11. 11. JHQ • Web Exclusives • November/December 2007 W6-11 did not adhere to advice regarding follow-up. Most physicians strongly opposed a perfor- Both groups, however, agreed that the over- mance measurement tool. The principal con- all quality of care provided for individuals cern was the nonreimbursable time and effort with ACKD was poor and that it was pos- involved in the process. The only exceptions sible to improve it with “more manpower and were two nephrologists who had sophisticated resources.” information systems in their practices and were already measuring their performance. Varying Use of Clinical Practice Guidelines All physicians also agreed that although Both groups of physicians used guidelines patient education material for CKD was avail- for management of some clinical areas; the able, it was not geared toward the average most frequently used were hypertension and patient. Participants emphasized the need for lipids guidelines. Non-nephrologists were “simple” material, especially related to dietary overwhelmed by the number, length, and issues. Finally, all physicians agreed that patient complexity of guidelines and would prefer to health records were valuable in principle, but see more concise versions. they doubted their patients’ ability to use them. Most non-nephrologists were not aware of Web-based tools for patient care were rejected any kidney disease guidelines before the focus because few patients were perceived to have groups were convened; however, nephrologists the resources or the ability to access or use mentioned that they used the Kidney Disease them. Outcomes Quality Initiative (KDOQI) guide- Table 5 provides a list of implementation lines for their dialysis patients (NKF, 2002). tools that physician groups perceived to be Although non-nephrologists were enthusiastic useful. The consensus regarding the nature of about the value of an ACKD guideline, neph- implementation tools was that they should be rologists were skeptical; they said that they paper based, simple, and brief. were generally aware of all relevant clinical issues related to CKD. Discussion Physician participants in our focus groups Tools to Help Physicians Implement Practice provided us with valuable insights regard- Guidelines ing management of individuals with ACKD, The last part of the focus group concentrat- problems with the referral process due to ed on specific tools that physicians believed the involvement of more than one physician would be useful if they were to successfully specialty, and difficulty in educating patients. incorporate recommendations of the ACKD Finally, they identified tools that they per- guideline into their practices. ceived would lead to improved CKD manage- All participating nephrologists, but not non- ment. nephrologists, believed that non-nephrologists Focus groups, in general, are used to gener- needed a tool for calculating GFR. ate new ideas and identify needs, expectations, The moderator introduced a fax-back form and issues (Fern, 2001). Physician focus groups developed by the investigators. The intent have emphasized the importance of physician of this form was to clarify the nature of the input in guideline development and imple- referral and to streamline the referral process. mentation, management of chronic conditions, The tool received a mixed reaction—most non- and circumstances that are required to improve nephrologists were not enthusiastic because of the quality of healthcare delivery (Giblin et al., a general aversion to dealing with forms, while 2004). These focus groups allowed us to under- most nephrologists liked the idea “provided stand physician perspectives on complex issues [that] the form was simple.” related to ACKD diagnosis and management A tracking sheet, or reminder, inserted in the and tools that might help them better manage patient chart was already being used by some these patients. physicians, and both nephrologists and non- We chose to conduct separate focus groups nephrologists were receptive to a similar tool, for nephrologists and non-nephrologists in provided that “[they did] not have to enter any order to encourage candid discussions of prob- data” and that there is “not more than one sheet lems related to more than one physician spe- in the chart.” On the other hand, most non- cialty involved in ACKD management. The nephrologists (but not nephrologists) thought combination of in-person and telephone focus that a concise version of the ACKD guideline groups let us exploit advantages of both tech- was an informative tool. niques. We reached all regions of the United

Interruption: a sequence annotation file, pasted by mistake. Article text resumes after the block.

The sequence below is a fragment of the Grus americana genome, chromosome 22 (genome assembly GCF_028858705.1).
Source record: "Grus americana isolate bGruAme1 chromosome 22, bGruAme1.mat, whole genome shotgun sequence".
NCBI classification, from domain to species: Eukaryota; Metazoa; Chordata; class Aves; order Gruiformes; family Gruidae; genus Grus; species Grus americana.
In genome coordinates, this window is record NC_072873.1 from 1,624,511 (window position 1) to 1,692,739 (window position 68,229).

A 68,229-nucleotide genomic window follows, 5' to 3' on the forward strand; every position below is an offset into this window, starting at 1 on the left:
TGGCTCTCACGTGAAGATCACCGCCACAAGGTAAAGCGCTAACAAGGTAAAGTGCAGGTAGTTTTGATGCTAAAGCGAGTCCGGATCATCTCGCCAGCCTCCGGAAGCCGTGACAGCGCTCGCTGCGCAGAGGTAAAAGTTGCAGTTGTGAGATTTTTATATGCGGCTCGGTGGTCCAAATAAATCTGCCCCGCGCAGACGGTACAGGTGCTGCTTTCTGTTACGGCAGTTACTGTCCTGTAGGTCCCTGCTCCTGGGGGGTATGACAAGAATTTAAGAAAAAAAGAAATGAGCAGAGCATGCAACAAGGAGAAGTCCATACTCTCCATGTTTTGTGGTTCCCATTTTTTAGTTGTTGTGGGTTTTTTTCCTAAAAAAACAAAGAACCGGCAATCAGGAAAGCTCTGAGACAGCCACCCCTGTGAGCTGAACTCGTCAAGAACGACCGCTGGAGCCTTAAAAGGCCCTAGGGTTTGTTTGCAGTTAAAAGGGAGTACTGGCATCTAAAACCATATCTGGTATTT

12. 12. JHQ • Web Exclusives • November/December 2007 W6-12 Table 5. Non-Nephrologists’ and Nephrologists’ Perceptions Regarding the Utility of Advanced Chronic Kidney Disease Guideline Implementation Tools Number of Non-Nephrologists Who Number of Nephrologists Who Guideline Implementation Tool Perceived Utility of the Tool (n = 14) Perceived Utility of the Tool (n = 14) 14 ≥7 <7 0 14 ≥7 <7 0 Concise guidelines X X Glomerular filtration rate calculator X X for non-nephrologists Education for non-nephrologists X X Specialized consult form X X Tracking sheet X X Performance measurement (audit X X tool) Simple patient education material X X Patient health record X X Information technology–based tools X X States through telephone focus groups, and the findings of research in other areas where more relative anonymity they provided led to richer than one physician specialty is involved, espe- data. For example, participating physicians cially in the management of chronic conditions, revealed several problems they faced in man- that referral processes are especially challenging aging CKD patients, admissions we suspect (Ifudu & Friedman, 2003). If management of that few physicians would make in person. ACKD patients is to be optimized, these pro- The in-person focus groups allowed greater cesses require special attention. participant interaction, resulting in a deeper The objective of this exercise was to system- exploration of each topic. atically develop a set of tools for implement- Our focus groups highlighted the prob- ing clinical practice guidelines to optimize lem of underdetection of CKD patients, which ACKD patient management. The results of our other researchers have documented as well focus groups provide us with valuable insights (Coresh, Astor, Greene, Eknoyan, & Levey, toward this end (Table 5). In general, we noted 2003; McClellan et al., 1997). Sources of this that physicians prefer to use implementation problem are the use of serum creatinine as a tools that have proven their utility in other surrogate for GFR, and the limitations that this areas of management (e.g., reminders or track- imposes (Levey et al., 1999). However, calculat- ing sheets) (National Health Service Centre ing GFR is not a standard procedure in primary for Reviews and Dissemination, 1999). On the care (Provenzano, 2003), as the participants other hand, a new tool, the fax-back form, had confirmed. This finding underscores both the a mixed reception. Considering the evidence need for PCPs and other referring physicians to regarding inaccurate documentation in paper understand the importance of GFR calculation records, our participants’ unfavorable reaction in the first place (the role of physician educa- to a performance measurement tool may be tion) and the need for a quick GFR calculation justifiable. Improving the medical record may method (a readily available GFR calculator). be a prerequisite to widespread performance Although evidence exists that early referral measurement, and the use of information to a nephrologist improves outcomes in sub- technology should greatly simplify its process sequently dialyzed patients (Stack, 2003) and (Sugarman, 1997). slows progression of CKD (Nissenson et al., 2001; Our focus-group participants revealed some Pereira, 2002; Stack), it appears that clear direc- interesting physician perceptions about patient tion regarding the appropriate time for referral tools as well. Physicians’ lack of optimism about is needed. In addition, our results reaffirm the patient-held health records is well documented